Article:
I hear you!

    To entertain myself, on school applications and whatnot, I’ve started coming up with alternate titles for “stay at home mom”.
    Circus Ringleader
    Nursery Rhyme Specialist
    Master Plate Spinner
    Quantum Food Mechanic

    That’s just a few of them.
    It’s the little things, right?

  8. laura whitefield January 21, 2014 / 8:45 pm

    I struggle with this every single day. But I also can’t fathom going back to work and having slow days, sitting at a desk, wondering what my babies were doing at that exact moment. Soon they will be old enough to go to school all day and then my chances of being a stay at home mom are forever gone. We are molding these wonderful little people, even when we are out running errands, we are teaching them SO much about our own personal morals and values and that is a very important job. Work will always be there. Our babies won’t. I’ve had so many people tell me to enjoy this time in my life because I will miss it terribly. I get it. I look at Audrey and realize I would do the exact same thing (staying home) over the last 3.5 years if I had to do it all over again. No question.

  9. Karen January 22, 2014 / 10:01 pm

    I do think that maybe 2014 will be the year of the part-time job…I just feel like I need a little something more. I am glad to know that I am not alone trying to figure out this parenthood vs. professional-self game.

  10. Briana January 23, 2014 / 2:17 pm

    Someone who would say stay-at-home moms have it “easy” has likely never been one. We work hard, from the moment they wake up until our heads hit the pillow. Every choice you make, interaction you have, everything you say and do is absorbed by little minds who are learning from you how the world works and what their place is in it. Our role is exhausting, exhilarating, humbling, and full of victories. Don’t let anyone convince you that what you’re doing is “easy.” We have the great responsibility of raising a generation, and that is very important work. πŸ™‚

  11. Angel January 28, 2014 / 9:15 pm

    Don’t worry about what others think. A mother has the toughest job in the world. YOU are shaping the minds and lives of our future. Your children are the most important things in this world. I’m so exhausted by the end of the day that I can just crawl into bed and sleep for a month. I’m by trade a Registered Nurse of many years but I left nursing for a long while after my little boy was born. I don’t feel guilty or worry about what people think. Raising my children and shaping them to be the Best they can be is the most important job in the world. Thank you for linking up with us at Wake Up Wednesday today. I’m so glad you did. Follow your heart and the rest will work itself out.
    Angel

  12. Laura @ Mice in The Kitchen January 29, 2014 / 8:58 am

    You wont regret it …I promise. I worked for so many years and had built myself to exactly where I wanted to be and then walked away to stay home with our kids. When I talk to some of the people I have worked with they have stories of work…I have stories of my kids and the crazy things they do. I get to “work” around people who love me and make a forever difference in their life. πŸ™‚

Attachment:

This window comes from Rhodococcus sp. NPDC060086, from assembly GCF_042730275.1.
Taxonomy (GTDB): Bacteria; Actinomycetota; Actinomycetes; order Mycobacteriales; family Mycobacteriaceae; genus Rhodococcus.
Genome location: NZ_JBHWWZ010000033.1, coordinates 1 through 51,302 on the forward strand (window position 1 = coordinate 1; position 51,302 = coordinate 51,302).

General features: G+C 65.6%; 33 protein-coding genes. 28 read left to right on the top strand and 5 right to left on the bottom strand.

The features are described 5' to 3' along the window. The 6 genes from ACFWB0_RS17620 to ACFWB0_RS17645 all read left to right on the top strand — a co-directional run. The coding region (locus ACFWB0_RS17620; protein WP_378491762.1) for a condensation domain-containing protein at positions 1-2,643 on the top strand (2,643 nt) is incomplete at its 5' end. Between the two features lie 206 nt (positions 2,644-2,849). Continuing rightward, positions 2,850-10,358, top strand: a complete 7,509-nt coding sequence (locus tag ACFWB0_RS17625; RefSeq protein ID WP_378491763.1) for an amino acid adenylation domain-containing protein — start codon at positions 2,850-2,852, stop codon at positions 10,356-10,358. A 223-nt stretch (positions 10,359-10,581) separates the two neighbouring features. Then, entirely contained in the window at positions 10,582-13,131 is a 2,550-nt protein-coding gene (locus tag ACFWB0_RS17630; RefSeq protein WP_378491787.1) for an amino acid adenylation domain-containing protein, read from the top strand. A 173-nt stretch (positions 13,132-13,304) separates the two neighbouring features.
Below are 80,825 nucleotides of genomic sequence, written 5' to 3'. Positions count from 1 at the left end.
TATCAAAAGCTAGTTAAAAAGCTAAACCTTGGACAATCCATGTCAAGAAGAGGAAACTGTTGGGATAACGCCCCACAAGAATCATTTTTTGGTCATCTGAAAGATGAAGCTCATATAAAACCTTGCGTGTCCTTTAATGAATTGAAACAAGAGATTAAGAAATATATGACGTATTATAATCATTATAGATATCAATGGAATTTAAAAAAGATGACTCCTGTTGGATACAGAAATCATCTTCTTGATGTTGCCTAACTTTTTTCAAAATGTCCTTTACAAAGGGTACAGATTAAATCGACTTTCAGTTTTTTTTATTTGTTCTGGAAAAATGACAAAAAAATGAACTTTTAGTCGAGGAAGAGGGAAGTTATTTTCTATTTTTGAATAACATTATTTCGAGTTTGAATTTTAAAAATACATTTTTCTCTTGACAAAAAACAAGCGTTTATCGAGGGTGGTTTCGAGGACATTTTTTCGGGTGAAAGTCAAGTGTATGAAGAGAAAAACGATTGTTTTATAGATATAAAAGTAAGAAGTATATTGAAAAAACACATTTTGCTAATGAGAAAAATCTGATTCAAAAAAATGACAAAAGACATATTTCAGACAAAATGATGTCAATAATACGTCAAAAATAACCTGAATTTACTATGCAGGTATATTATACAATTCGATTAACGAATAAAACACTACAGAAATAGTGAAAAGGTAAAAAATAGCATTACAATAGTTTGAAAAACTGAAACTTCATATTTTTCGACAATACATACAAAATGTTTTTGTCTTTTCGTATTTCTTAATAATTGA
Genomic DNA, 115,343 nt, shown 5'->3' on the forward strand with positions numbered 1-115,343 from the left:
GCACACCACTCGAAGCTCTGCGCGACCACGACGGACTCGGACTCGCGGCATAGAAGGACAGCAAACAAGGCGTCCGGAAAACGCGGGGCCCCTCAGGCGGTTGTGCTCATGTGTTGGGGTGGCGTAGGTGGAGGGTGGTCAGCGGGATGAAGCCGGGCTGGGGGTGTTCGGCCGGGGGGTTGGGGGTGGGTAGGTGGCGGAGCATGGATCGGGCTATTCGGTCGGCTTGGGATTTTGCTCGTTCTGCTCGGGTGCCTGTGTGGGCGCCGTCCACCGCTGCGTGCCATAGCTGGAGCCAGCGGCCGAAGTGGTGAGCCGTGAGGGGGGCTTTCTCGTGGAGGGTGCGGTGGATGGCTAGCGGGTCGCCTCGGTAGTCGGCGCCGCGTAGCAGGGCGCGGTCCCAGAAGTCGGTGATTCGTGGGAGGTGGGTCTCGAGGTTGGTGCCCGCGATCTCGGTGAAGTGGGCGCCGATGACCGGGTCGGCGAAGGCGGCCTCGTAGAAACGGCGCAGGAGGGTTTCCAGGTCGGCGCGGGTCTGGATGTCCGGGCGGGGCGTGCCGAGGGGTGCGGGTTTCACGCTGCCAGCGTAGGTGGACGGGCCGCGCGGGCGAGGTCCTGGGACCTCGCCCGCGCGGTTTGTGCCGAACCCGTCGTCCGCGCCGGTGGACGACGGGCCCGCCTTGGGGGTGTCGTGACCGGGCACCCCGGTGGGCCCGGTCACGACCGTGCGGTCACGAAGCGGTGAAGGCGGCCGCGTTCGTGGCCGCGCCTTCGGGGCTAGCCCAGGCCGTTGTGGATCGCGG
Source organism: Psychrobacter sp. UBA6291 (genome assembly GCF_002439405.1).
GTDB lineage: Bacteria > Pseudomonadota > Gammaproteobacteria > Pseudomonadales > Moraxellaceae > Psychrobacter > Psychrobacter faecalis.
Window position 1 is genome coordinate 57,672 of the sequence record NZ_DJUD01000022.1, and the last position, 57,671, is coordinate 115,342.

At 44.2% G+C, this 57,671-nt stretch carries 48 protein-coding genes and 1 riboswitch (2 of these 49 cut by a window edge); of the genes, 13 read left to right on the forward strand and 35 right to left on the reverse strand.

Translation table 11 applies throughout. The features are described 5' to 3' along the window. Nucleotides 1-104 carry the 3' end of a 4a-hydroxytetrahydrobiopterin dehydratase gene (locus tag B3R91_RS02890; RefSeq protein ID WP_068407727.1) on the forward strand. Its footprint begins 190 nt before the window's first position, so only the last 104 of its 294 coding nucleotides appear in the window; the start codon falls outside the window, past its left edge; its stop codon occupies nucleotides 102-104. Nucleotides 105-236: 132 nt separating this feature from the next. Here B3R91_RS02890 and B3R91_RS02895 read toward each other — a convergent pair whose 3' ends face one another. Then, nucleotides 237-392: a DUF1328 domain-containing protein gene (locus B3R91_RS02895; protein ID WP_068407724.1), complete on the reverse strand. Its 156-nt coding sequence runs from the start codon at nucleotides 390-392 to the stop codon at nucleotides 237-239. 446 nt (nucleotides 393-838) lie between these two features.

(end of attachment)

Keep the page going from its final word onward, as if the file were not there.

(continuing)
Thanks so much for linking up with Wake up Wednesday!!

    Laura @ Mice In the Kitchen
    http://www.miceinthekitchen.com/

  13. anna January 29, 2014 / 10:38 pm

    I feel I have walked in your shoes. I too choose to be a stay at home mom and it was a truly hard choice. At first it was difficult and scary but now at the end of the day I know I made the right choice. My son is loved, happy, and my best buddy and I myself feel that I work my butt off being a full time mom. You’re on call 24/7 and never really get a break, but so worth it. I’ll never get these years back and I don’t want to miss a thing. Hugs

  14. Marie@The Interior Frugalista January 30, 2014 / 11:36 am

    Karen, you will not regret this decision, trust me I’ve been there. I remember a few days after making the decision to stay home full-time (my youngest was struggling with her health) and I was sitting on a park bench watching my kids play in the playground and crying behind my sunglasses thinking “I’m far more comfortable in a board room than I am here in this playground – how am I going to do this?” My kids are grown now and I do not for a second regret making that decision. You’ll know when it’s right to take back that part of yourself but in the meantime, remind yourself of the gift you are giving your children! Thanks for joining the party this week πŸ™‚

  15. wanderlynn February 12, 2014 / 5:10 pm

    YES! A thousand times yes, I feel this, too. Especially on days when I feel like that eye I’m supposed to have in the back of my head is defective.

    If I were at an office, I could drink a whole coffee in one sitting. I could pee without an audience. Someone would tell me I’m doing a good job.

    And then the uncertainty of not knowing what I’ll actually be marketable for when I decide to get back to it, that’s discouraging. I try to remind myself that everything I’m doing now is setting me up for something I can’t yet see. Maybe it’s naive, but it’s hope.